Column Reference vs. JSON Type Dot Notation Reference

Teradata Vantage™ JSON Data Type

brand
Software
Teradata Vantage
prodname
Teradata Database
Teradata Vantage NewSQL Engine
vrm_release
16.20
category
Programming Reference
featnum
B035-1150-162K

When parsing a request that features syntax matching both a fully or partially qualified column reference and a JSON type dot notation reference, the following logic is employed.

Column Reference with a Specified Table

The following logic is employed to differentiate between a standard column reference in the format table.column and a reference to an entity in a JSON instance in the format name1.name2.

  1. If standard resolution is successful, the reference is interpreted as a standard table.column reference.
  2. Otherwise, if there is one source table with a JSON column named name1, the reference is interpreted as a reference to an entity called name2 on a JSON column called name1.

    If there is more than one source table with a JSON column named name1, an ambiguity error is returned.

  3. If there are no source tables with a JSON column named name1, an error is returned.

Column Reference with a Specified Table and Database

The following logic is employed to differentiate between a standard column reference in the format database.table.column and a reference to an entity in a JSON instance in the format name1.name2.name3...nameN.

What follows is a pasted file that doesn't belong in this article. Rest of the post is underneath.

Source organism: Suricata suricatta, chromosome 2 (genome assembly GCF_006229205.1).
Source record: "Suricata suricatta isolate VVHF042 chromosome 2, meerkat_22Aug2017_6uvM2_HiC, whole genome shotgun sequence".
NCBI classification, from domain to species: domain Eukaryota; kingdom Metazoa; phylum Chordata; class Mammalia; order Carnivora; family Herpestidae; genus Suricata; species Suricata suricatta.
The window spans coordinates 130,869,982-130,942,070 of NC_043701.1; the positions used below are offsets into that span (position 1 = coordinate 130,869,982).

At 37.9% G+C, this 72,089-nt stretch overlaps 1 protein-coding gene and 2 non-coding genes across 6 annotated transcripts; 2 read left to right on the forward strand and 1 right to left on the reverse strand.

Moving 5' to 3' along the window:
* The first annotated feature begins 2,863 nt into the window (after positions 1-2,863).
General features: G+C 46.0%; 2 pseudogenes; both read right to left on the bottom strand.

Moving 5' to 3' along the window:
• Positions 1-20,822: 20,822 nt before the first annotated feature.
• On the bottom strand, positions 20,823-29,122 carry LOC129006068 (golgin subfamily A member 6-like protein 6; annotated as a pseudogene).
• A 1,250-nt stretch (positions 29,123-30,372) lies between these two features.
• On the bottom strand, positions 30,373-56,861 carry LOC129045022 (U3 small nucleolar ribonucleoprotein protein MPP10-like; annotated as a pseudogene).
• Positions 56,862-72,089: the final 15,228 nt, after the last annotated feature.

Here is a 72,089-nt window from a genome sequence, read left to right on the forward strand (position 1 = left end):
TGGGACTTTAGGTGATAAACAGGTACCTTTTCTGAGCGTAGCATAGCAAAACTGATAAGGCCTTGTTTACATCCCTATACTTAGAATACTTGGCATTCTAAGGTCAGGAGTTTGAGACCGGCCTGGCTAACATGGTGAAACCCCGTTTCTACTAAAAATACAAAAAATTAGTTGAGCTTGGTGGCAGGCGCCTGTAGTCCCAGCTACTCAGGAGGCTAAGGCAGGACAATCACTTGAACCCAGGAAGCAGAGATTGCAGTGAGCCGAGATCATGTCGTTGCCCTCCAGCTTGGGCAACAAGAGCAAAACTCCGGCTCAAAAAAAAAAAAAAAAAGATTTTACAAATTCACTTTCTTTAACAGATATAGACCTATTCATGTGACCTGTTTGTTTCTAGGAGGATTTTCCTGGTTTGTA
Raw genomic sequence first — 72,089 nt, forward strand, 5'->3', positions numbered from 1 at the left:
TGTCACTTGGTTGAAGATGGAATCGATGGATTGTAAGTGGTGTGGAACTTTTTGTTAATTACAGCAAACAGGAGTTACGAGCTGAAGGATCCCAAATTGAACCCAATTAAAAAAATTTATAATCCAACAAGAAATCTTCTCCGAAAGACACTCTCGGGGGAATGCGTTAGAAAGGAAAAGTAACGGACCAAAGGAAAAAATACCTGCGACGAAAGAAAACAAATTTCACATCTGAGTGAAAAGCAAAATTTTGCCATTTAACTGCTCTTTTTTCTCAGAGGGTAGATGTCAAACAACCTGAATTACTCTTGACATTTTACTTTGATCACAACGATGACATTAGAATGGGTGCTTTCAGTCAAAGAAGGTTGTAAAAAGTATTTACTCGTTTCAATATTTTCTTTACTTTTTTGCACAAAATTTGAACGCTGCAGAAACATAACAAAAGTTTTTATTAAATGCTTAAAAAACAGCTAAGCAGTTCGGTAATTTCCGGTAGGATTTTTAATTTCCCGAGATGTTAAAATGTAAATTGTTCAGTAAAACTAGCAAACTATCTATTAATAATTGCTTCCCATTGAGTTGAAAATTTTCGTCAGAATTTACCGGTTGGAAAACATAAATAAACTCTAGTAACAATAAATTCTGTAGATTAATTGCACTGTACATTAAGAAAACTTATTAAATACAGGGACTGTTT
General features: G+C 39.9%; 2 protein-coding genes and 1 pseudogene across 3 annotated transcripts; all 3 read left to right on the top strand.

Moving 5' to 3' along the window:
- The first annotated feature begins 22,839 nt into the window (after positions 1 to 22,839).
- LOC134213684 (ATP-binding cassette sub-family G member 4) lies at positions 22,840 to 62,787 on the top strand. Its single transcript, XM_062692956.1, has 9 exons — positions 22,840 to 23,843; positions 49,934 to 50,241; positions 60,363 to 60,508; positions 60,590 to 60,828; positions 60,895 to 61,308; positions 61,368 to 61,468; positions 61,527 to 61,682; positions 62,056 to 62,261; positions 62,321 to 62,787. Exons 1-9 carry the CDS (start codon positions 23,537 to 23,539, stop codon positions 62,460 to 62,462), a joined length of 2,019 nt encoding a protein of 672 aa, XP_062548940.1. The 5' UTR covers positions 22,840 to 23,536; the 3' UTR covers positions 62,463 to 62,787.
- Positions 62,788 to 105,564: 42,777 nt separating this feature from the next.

1. If standard resolution is successful and there are more than 3 names, the reference is interpreted as a reference to an entity called name4…nameN on a JSON column called name1.name2.name3. An error is returned if the column is not a JSON column.

    If there are 3 names, the reference is interpreted as a standard database.table.column reference.

  2. Otherwise if standard resolution is not successful, the standard disambiguation logic is used as follows:
    1. If a source table named name1 exists and it has a JSON column named name2, the reference is interpreted as a reference to an entity called name3…nameN on a JSON column called name1.name2. Otherwise, an error is returned indicating that column name2 was not found.
    2. If there is one source table with a JSON column named name1, the reference is interpreted as a reference to an entity called name2…nameN on a JSON column called name1 that is present in one source table.

      If there is more than one source table with a JSON column named name1, an ambiguity error is returned.

    3. If there is a table in the current database named name1 with a JSON column named name2, the reference is interpreted as a reference to an entity called name3…nameN on a JSON column called CurrentDatabase.name1.name2.
    4. Otherwise, processing continues with standard error handling.